Crave Ceviche Bar
This restaurant is closed!
After milling about second avenue in the forties and low fifties one Saturday night, I realized the choices for a late dinner in this area are slim, especially after 10pm. Sure, you can opt for a tavern, or the blaring music of a nearby club. But if girls (and guys) dancing on tables are not your cup-of -tea, you may be fresh out of luck. That is until we the found ourselves in front of Crave Ceviche Bar.
The first thing you notice is the warm glow of candles as the make your way inside. The second is the painstaking detail in which Crave was created. There’s a beautiful charcoal gray marble bar surrounded by stark white chairs and lots of wainscoting. Rugged 4 x 4’s provide the shelving for bottles of wine. Vino is definitely the drink of choice at Crave. There are a large number of reds, whites and champagnes available by the bottle, or the glass. Prices are moderate, ranging from $8 for a glass of Merlot to $13 for a Torrontes from Argentina. Spiced red sangria, spiked with cardamom and port, is also offered ($32 a pitcher). Beer is a weak spot here. We counted just six varieties, included Tecate in the can for four bucks. For an extra buck, you can have it served up “mordida” style with lime juice, salt and tobasco.
But you’ll forget all about your choice of drinks with your first bite of chef Todd Mitgang’s delightful fare. Mitgang (formerly of Kittichai) draws his inspiration from Latin and South America, as well as Asia. And it’s a world away from what you’d expect ceviche to be. Yes, there is a traditional shrimp ceviche on the menu smothered in fresh lime and cilantro, and served with charred corn and hearts of palm. But other dishes we tried are nothing what you might expect from a ceviche. Take the Colossal Lump Crab. This dish arrived with huge chunks of lump crabmeat served above a bed of stirfried okra and sticky rice. The flavors of Thai basil and grapefruit run strong in this dish. You can eat a little ($11) or more ($15). We recommend more. And we also recommend lots of sharing, so you can sample the Fluke Carpaccio ($13). I’ve never actually tasted raw fluke, but the dish is quite respectable. Thin layers of fluke arrive on a bed of avocado with a soy/ginger dressing. You’ll also find a Yellow Fin Tuna Blt punched up with pancetta, heirloom tomato, and basil aoli ($15). For non-fish lovers, there are house special filet mignon sliders ($6.50 each). The meat is ceviched in worchesterchire sauce and lemon juice and topped with manchego cheese and a dollop of homemade sour cream with a side of chive potato chips. After a few drinks at the bar you’ll be craving several.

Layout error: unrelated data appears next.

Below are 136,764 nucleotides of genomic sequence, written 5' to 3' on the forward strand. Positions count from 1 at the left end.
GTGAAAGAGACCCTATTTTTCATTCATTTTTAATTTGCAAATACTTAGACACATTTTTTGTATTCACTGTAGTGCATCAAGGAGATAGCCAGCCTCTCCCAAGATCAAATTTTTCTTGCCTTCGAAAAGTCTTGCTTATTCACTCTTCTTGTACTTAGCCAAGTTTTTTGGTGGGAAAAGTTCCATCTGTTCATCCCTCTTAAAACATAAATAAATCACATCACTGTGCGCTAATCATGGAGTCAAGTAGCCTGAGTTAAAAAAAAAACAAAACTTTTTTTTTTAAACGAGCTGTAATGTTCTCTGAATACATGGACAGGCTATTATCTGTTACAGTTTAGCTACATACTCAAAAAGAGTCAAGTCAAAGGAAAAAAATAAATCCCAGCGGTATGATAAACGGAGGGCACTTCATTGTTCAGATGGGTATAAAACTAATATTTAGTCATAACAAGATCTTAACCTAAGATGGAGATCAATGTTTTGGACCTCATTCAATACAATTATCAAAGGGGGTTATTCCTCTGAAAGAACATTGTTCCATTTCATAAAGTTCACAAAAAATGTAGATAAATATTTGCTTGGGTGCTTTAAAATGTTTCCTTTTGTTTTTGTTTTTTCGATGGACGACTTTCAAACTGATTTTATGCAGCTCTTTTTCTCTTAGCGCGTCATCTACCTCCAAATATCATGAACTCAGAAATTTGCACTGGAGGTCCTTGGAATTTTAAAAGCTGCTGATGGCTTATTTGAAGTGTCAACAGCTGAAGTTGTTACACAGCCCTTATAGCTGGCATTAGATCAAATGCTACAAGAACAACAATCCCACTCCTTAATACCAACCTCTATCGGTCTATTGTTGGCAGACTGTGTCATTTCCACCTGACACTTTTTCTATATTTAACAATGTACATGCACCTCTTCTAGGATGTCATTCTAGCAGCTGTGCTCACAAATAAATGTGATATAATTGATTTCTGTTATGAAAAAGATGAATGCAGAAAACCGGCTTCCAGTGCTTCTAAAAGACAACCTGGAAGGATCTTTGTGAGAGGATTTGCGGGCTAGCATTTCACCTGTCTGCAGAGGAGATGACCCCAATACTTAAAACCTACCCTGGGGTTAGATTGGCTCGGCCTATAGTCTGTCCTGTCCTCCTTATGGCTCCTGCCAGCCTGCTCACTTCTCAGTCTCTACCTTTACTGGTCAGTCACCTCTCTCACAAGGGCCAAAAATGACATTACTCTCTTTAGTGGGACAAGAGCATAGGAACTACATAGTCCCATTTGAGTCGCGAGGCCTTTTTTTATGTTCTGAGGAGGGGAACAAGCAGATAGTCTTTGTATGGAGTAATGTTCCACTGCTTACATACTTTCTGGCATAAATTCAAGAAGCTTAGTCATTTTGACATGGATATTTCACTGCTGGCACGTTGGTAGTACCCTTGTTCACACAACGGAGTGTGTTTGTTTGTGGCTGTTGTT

Crave is definitely out of the ordinary; a breath of fresh air in a city that could use some fresh air. But if you’re looking to catch a spot at the bar, you might want to hit Crave after the dinner rush, or find yourself manning the sidewalk until one finally opens up!
Review By: Sam Sayegh